The UK Government has published what it describes as a comprehensive action plan to make the internet and videogames safer for children and young people.
Beginning this July, the government plans a four month public consultation on the reform of the videogames classification system, followed by published proposals in early 2009.
The Department of Culture Media and Sport will also work with the industry to agree on the classification of online games.
"The UK videogames industry is a real success story and the internet is now part of our lives in a way that we couldn't have imagined a few years ago," commented Margaret Hodge, Culture Minister.
"But just because these technologies are fast-moving and exciting doesn't mean that we shouldn't have appropriate safeguards.
"By taking forward Dr Byron's recommendations we will help children to safely navigate the internet and allow parents to make informed decisions about what is appropriate for their child," she said.
By autumn 2008, the government also hopes to begin raising awareness of videogame ratings to the general public.
This will involve working with games retailers to promote safety and working with the industry on developing parental controls for videogame platforms.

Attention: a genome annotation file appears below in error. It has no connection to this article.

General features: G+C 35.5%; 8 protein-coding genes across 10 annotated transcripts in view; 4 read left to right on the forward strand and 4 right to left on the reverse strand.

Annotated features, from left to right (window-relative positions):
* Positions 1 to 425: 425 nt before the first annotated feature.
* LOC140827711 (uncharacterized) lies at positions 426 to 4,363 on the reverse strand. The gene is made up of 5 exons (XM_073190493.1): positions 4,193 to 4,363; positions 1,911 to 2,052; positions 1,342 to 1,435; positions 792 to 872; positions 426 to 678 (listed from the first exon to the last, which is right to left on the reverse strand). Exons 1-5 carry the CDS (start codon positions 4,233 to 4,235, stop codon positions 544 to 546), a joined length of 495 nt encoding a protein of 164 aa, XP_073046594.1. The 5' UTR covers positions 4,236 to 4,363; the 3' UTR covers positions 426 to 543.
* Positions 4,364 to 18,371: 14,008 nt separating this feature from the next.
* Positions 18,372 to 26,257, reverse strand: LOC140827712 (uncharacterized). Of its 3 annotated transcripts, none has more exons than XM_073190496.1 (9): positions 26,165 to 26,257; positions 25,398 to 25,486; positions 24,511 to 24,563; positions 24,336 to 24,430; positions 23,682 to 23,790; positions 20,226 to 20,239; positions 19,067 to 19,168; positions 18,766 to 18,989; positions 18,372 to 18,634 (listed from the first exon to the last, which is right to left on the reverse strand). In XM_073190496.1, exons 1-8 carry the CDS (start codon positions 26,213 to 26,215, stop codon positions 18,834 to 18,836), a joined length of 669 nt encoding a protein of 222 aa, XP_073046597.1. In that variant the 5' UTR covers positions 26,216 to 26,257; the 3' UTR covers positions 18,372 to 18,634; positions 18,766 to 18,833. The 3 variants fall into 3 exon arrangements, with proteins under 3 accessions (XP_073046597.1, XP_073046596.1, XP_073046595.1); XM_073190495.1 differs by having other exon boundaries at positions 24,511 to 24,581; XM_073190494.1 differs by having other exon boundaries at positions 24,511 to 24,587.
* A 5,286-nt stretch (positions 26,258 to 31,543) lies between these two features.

Trading Standards will also be roped in to monitor sales of videogames to ensure they are not sold to minors.
The Committee on Advertising Practice and the Broadcast Committee on Advertising Practices is to review advertising codes and the advertising of videogames, with revised codes drawn up for 2009, and the Advertising Standards Authority assessing videogame adverts from autumn 2008.
The most contentious aspect of the Byron Review for the games industry is the recommendations around the ratings system in the UK, with publishers unhappy at the prospect of more responsibility being given to the BBFC at the expense of PEGI.
EA's VP and general manager for the UK, Ireland and the Nordic regions earlier told GamesIndustry.biz that such proposals would lead to delays in videogames reaching British retail shelves.
The full action plan can be read here.